May 27, 2022 - 8:51am EST by
2022 2023
Price: 124.15 EPS 6.25 7.48
Shares Out. (in M): 163 P/E 19.9 16.6
Market Cap (in $M): 20,103 P/FCF 0 0
Net Debt (in $M): 4,005 EBIT 0 0
TEV (in $M): 24,124 TEV/EBIT 0 0

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John Malone’s Liberty Broadband operates as a holding company focused on North American cable. The company wholly owns GCI, an Alaska-focused broadband provider, and owns a 26% stake in Charter. We believe that Charter is undervalued at today’s prices, and that the LBRD discount that should close over time, offers additional upside. The look-through LBRD FCF yield is 9%, which we view as extremely attractive for this well-positioned, growing, and low-risk business.

Given there have been numerous write-ups and comments on Charter and the cable industry on VIC, we will not go through a detailed outline of the Charter business. Instead, we will focus our thoughts on key competitive topics facing Charter and US cable operators today.  

Company History

March 2013: Malone invested $2.6bn into Charter, entering back into the cable industry

May 2014: Liberty Broadband spun out of Liberty Media

May 2015: Liberty Broadband announced its $5bn investment in connection with Charter’s acquisition of Time Warner and Brighthouse and capped its ownership at 26%

July 2020: GCI sold their broadcast business to solely focus on the core Alaska network

August 2020: Liberty Broadband announced its stock-for-stock acquisition of GCI Liberty

Competitive Issues in Current Environment

Currently, Liberty Broadband owns 26% of Charter Communications, which represents ~90% of the value in LBRD. While Charter has a strong internet business (2nd largest in the US) that has been growing steadily, their voice and video segments have been declining over time as consumers switch to streaming services and have been reducing their landline usage. That being said, Charter’s mobile business has been rapidly growing and presents a very good opportunity going forward.

A key issue currently is the recent slowdown in broadband net adds growth. We believe there are a few potential contributing factors, including the demand pull forward during the pandemic where the industry saw significant increase in broadband additions as well as from competitive pressures – notably, fixed wireless and/or fiber.

We are less concerned on the competition from fiber. As mentioned in prior write-ups, fiber has rarely had an impact on broadband growth in prior years. While the increased fiber builds are most certainly notable, Charter already faces fiber competition in 38% of its footprint. Fiber competition is not new and should remain manageable. The key question is whether there’s enough juice to squeeze out of the current infrastructure that consumers will not have a preference between fiber and cable in the medium-term future. Charter and others are focused on bringing “symmetrical gigabit” speeds to their network in particular areas where that’s needed, but that will take some time. Over time, the cable industry is focused on building out to DOCSIS 4.0 which should provide significant improvements to current speeds without needing expensive upgrades for the “last mile” connections to consumers. In theory, cable should be able to provide downstream speeds of 10 Gbps and upstream speeds of 6 Gbps – recent lab tests of DOCSIS 4.0 have shown symmetrical speeds in excess of 4 Gbps. While fiber could reach 100 Gbps, we are likely years away from the point that consumers will need that level of speed. And as time goes by, Charter and other cable operators will continue to push fiber deeper into their networks, giving them existing, “future-proofed” infrastructure closer to the homes they serve than other competitors. In the meantime, Charter can selectively use FTTH for greenfield projects and to target areas where they are seeing churn from fiber to further improve their internet speeds. And importantly, return on fiber to the home investments, which some cable executives originally found dubious to begin with, are pressured in the current environment with higher costs (due to inflation), lower labor availability, higher interest rates, and more difficulty in penetration given historically low movements amongst broadband subs (i.e. low churn for both cable and fiber subs).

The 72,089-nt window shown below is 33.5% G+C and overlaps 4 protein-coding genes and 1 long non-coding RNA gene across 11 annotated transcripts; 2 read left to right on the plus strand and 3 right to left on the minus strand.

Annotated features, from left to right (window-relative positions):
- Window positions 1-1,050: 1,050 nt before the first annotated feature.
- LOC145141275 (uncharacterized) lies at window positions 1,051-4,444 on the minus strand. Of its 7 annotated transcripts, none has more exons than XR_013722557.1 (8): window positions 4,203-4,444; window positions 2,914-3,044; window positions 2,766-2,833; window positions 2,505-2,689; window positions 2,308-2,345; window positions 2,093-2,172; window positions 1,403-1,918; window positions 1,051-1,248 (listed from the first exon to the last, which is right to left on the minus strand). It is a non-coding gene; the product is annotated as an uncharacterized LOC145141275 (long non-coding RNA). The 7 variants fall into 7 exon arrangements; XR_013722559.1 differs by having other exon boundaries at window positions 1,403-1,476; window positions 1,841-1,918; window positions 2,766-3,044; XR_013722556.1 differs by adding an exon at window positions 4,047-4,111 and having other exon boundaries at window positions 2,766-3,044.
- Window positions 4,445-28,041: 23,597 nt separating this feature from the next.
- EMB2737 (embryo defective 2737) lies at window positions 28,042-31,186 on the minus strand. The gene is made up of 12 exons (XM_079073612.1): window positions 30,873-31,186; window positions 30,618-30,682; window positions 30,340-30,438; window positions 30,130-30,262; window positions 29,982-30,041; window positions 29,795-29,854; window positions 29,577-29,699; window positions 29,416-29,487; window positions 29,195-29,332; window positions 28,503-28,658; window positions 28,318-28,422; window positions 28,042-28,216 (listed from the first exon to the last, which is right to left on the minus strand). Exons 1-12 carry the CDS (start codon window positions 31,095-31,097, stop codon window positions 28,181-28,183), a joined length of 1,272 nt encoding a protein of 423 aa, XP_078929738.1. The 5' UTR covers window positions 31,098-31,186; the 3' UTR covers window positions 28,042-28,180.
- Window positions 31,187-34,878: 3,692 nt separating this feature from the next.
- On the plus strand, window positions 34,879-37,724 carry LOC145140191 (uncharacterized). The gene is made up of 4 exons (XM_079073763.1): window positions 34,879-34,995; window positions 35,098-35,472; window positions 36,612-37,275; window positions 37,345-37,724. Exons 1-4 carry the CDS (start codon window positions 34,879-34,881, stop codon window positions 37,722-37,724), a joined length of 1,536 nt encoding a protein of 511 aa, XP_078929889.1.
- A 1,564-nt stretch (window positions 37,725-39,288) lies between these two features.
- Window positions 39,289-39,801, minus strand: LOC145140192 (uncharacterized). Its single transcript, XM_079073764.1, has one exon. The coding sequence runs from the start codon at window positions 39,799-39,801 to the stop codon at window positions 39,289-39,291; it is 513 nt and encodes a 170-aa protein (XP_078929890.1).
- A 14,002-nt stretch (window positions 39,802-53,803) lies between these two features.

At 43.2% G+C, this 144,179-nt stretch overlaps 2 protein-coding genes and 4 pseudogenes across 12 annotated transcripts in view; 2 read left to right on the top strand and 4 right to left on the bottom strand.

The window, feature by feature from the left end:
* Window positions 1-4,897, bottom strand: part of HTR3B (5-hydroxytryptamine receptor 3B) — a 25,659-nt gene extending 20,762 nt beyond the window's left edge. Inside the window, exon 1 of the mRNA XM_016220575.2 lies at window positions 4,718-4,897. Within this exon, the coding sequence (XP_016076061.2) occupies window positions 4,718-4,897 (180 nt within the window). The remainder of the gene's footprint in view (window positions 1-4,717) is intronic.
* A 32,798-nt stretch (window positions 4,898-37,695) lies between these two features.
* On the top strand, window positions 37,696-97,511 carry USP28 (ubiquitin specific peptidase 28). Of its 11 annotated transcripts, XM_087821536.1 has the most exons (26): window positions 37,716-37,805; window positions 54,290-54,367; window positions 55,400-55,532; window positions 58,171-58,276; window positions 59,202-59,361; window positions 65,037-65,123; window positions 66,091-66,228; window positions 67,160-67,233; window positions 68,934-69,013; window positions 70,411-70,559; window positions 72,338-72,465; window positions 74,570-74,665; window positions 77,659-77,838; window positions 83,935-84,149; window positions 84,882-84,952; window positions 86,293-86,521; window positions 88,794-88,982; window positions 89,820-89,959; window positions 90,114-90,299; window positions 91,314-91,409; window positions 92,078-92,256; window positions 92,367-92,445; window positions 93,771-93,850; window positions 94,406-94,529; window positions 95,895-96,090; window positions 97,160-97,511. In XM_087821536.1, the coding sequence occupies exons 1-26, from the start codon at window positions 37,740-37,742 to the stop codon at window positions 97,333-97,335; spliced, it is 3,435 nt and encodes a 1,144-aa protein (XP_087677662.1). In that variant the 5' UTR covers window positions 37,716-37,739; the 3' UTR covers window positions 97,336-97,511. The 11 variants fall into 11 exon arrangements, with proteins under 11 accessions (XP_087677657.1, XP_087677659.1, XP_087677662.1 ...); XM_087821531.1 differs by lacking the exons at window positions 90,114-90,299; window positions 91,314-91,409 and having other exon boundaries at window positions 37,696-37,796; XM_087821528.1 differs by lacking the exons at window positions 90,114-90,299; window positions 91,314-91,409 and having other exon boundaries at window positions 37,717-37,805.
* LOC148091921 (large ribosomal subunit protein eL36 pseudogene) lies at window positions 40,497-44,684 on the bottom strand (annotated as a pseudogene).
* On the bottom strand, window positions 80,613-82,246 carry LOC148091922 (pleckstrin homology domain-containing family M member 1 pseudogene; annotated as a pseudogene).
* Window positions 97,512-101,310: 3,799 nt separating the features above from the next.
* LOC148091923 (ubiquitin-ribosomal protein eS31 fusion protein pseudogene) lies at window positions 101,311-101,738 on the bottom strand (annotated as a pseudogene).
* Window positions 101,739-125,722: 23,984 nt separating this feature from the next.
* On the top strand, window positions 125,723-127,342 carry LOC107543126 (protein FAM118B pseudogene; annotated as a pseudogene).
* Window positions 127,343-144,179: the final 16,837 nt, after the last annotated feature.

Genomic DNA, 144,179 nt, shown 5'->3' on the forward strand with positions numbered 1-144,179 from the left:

Fixed wireless is a newer competitive threat that started to emerge over the last couple of years. T-Mobile and Verizon realized that there were areas in their mobile network that were being underutilized so they decided to offer fixed internet to consumers to improve utilization. Verizon has been more cautious in their expansion into FWA to ensure there is no network congestion, but T-Mobile has been much more expansive in this area. They currently have 1mm FWA subscribers and have targets to reach 7 to 8mm by 2025. While the speeds are similar or slightly below cable, the plans are usually offered at a lower price or bundled with other mobile products. In general, T-Mobile has a heavy focus on suburban and rural environments and are stealing subs from cable. However, they have to be careful from deteriorating their mobile product, as mobile offers 30 to 50x more revenue per unit of capacity than fixed wireless with higher margins. Before launching the service, T-Mobile mapped out potential areas across the US where they had excess capacity. Once they reach a certain threshold of fixed wireless subscribers in these areas, T-Mobile plans to stop adding additional subscribers to ensure a strong network. While Charter CEO Tom Rutledge has mentioned there has been no increased churn due to FWA, we believe this is a short-to-medium term risk for Charter, especially as Charter focuses on building out its rural network further. However, we see this as a short-term risk as DOCS 4.0 should improve cable latency and speed to deepen its advantages vs. FWA. The FWA offering may be a nice bridge for a subset of customers, but over time the inferior technology should allow Charter to win back those subs. Moreover, Charter can, and likely already is, combatting the FWA threat by offering better speeds. There is a real argument to be made that Charter should offer higher advertised speeds across price points that would make the product clearly superior to FWA offers. While we believe the FWA risk is real in the intermediate term, we believe longer-term it will be largely a non-issue. It would seem foolish to assume no competitive impact given there of course is a swath of unhappy cable customers, given the NPS scores in this industry are notoriously low. Yet even with some net adds pressure, we believe Charter will be a growing business even if subs grow more slowly or stall briefly while pricing continues to increase.